Certificate Revocation FAQ
What is the expected behaviour if a certificate is revoked?
Once a certificate is revoked (including the signing of a new CRL), nodes on the network should identify the change quickly. In CENM 1.4, this takes around 30 seconds. In future releases this time frame is likely to increase because having every node in a network poll for changes is a poor scaling experience. At this point Nodes will refuse to accept signatures from the revoked certificate. As a result, any transactions that have not yet been notarised, as well as any future transactions the revoked certificate would have signed, will be invalidated. In addition, the Network Map Service(s) will refresh their internal cache of the CRL and will refuse to serve node info for the affected nodes. As a result, any new nodes joining the network will be completely unaware of the affected node.
What is the expected behaviour if a node tries to transact to a revoked certificate (irrespective of their configuration)?
Nodes do not check certificates on transactions, only on communication. The purpose of this is to avoid scenarios where a node operator revokes their certificate to stop an attacker modifying the node operator’s states (for example, if the key was compromised), but as result it cannot modify their own states.
What is the expected behaviour if the CRL is not reachable due to a network error?
This depends on whether the nodes are configured for hard or soft failure. However, in the recommended production setup (hard failure) any and all certificate validation will fail until the endpoint is reachable. This is addressed in the updated CENM 1.4 documentation on highly available CRL endpoints using an HTTP proxy.
What is the expected behaviour if the CRL expires on existing nodes and new prospect nodes?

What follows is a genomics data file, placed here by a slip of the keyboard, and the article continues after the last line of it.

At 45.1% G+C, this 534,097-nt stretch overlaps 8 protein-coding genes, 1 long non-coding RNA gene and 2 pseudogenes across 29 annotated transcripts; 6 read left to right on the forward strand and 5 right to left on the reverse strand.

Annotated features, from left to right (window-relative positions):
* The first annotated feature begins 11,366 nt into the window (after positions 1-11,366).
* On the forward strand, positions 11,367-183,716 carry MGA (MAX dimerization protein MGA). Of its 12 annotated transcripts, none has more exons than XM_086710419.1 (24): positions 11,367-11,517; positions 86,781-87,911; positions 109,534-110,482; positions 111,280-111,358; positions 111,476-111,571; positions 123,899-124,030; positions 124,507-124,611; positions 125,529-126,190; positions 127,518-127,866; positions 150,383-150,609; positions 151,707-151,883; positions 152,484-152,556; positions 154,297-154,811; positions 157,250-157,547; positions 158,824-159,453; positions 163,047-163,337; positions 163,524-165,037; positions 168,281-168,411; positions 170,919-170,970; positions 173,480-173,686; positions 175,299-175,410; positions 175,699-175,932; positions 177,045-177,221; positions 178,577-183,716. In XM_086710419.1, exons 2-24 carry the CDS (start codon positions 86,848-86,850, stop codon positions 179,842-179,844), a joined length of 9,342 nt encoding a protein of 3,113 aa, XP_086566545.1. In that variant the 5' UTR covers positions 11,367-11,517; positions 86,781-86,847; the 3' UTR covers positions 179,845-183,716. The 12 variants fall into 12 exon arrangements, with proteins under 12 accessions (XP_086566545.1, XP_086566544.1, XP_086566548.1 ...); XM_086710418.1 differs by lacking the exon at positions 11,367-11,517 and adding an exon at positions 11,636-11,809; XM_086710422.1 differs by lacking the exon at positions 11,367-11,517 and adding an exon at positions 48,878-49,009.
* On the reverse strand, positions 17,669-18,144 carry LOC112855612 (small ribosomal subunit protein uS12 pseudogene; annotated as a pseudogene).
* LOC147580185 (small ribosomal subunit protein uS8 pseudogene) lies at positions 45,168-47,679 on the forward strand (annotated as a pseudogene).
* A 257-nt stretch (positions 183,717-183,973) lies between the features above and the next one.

CRL expiration is treated identically as a failure to reach the CRL endpoint, and as such all validations will fail until a new CRL is signed and available from the Identity Manager Service.
What are the CA certificates and who manages their CRL?
Node CA certificates are responsible for signing the separate legal identity and TLS certificates for a node. There can be confidential identity certificates under the legal identity certificate, although this approach to confidential identities is deprecated. In theory, node CAs could have a CRL. In practice, there is no provision for this and it is impractical to do so. The Identity Manager Service (formerly Doorman) CRL is the CRL that covers the node CA certificates.
What is an Identity Manager Service (formerly Doorman) CRL and what purpose does it serve?
Each CRL affects certificates immediately below it, although revoking any certificate implicitly revokes any certificates signed by the revoked certificates, and so on down the hierarchy. The Identity Manager CRL therefore contains a list of revoked node CA certificates.
What are the typical cases when a certificate revocation is required? What are the implications for the node?
Certificate revocation is typically required if a certificate was incorrectly issued (for example, if someone managed to impersonate another legal entity), if the key associated with the certificate was compromised, or if the key associated with the certificate was lost. No process is currently available for re-issuing certificates, so certificate revocation is irreversible for the legal identity affected. Therefore certificate revocation must not be used for disabling a node temporarily.
What is the recommended configuration for the CRL?
You should use a High Availability deployment in order to avoid any impact caused by temporary downtimes. See Identity Manager Service for an example configuration of such a deployment.